Wood: it's natural; it's durable; and it can be in demand in your future. The versatility of wood finds a useful place in all segments of the marketplace and all design environments. I see the split between the products being on-site finish and pre-finished. Since I want to stimulate your thinking in the entry market, I want to concentrate on pre-finished flooring materials, but don't be fooled into thinking these are novice level installations.
Pre-finished flooring products can be divided into three categories: laminate, engineered and solid. If you have been waiting for laminate to drift away, get a clue. Consumers are keenly aware of it, thanks to manufacturer marketing campaigns.
Advancements have been made to simplify the installation process. Wet adhesives properly applied to the tongue and groove work wonderfully, but mechanical joints are sweeping the market, along with factory applied edge bond/sealer. There is no doubt this appeals to the DIY market, but it doesn't necessarily mean consumers really want to do it themselves. I see this sometimes as the educated consumer wanting to understand the installation process and product they are investing in. Ease of installation also equates with labor savings. Another consumer appeal is the mock ceramic finish that can be straight-laid or blended with a wood finish product.
Engineered products are built up of several layers resembling the make-up of a plywood product, or a composite for the backing. The benefit is that it provides a stable solid material that more often than not can be sanded and re-finished a couple of times over its lifetime. Gone are the days when the walking surfaces of engineered products were made of leftovers from other industries. Splintered edges and miss-cut ends are almost a thing of the past.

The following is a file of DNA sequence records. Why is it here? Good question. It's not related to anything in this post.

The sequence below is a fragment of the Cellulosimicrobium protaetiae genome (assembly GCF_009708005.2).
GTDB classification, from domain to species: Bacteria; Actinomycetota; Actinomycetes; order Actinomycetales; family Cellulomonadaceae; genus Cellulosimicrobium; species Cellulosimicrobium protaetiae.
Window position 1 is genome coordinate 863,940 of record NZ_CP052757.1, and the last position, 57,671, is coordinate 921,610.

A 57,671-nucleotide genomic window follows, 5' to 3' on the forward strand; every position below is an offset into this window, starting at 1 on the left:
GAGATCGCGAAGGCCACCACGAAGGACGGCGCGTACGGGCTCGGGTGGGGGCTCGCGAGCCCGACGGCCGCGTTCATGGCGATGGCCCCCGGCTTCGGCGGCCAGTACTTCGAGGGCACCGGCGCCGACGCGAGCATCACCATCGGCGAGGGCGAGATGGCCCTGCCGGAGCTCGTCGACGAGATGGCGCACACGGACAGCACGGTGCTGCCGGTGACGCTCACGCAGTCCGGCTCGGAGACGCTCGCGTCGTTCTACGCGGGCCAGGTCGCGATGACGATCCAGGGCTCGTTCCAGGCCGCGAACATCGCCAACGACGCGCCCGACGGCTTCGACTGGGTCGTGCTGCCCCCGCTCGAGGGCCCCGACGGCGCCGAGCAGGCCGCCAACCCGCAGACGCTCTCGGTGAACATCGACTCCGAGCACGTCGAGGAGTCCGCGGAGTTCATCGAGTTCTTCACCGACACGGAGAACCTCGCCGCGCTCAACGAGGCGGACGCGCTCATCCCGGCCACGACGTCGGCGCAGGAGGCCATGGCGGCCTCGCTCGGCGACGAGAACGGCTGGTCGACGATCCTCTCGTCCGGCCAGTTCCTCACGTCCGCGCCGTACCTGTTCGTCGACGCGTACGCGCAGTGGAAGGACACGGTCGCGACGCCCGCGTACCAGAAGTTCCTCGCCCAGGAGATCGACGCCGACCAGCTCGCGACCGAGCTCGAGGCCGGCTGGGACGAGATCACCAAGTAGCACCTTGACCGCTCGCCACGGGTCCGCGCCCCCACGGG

Consumers get real wood with a nearly flawless factory finish in a stain color range that can satisfy anything from an Early American to an Art Deco interior design. These products are generally installed direct glue.
Solid materials, such as strip wood and parquet, are another area of pre-finished flooring. Strip wood is often thicker gauge and requires a nail-down installation just like unfinished strip wood floor installations.
Unfinished wood flooring materials require an on-site, after installation finish. Large drum sanders are utilized to create a smooth surface, then on with the filling, staining and sealing process. The skill level and equipment needed are at the topside of the investment scale, but the payback is that re-finishing existing flooring opens the door to increased volume of sales. I cannot say enough about customized installation.
Simple patterns can be achieved by adding feature strips, borders or insets or by mixing different finishes within the design. You can also create a pattern effect in an area by changing the layout direction and using the same finish. Off the shelf high style pre-cut borders and insets are also plentiful. Adding unique details sets your work apart. Do some homework. Investigate the product lines for availability, design capability, installation advantages, etc.
To me, wood installation is simply a skills issue, in terms of underlayment, prep, layout, trim to size and bond. Maybe this is a quick wink, but you know the basic concept. There is an abundance of manufacturer and floor covering association training, plus the INSTALL program. It's time to get on board, educate yourself and get the board on the floor.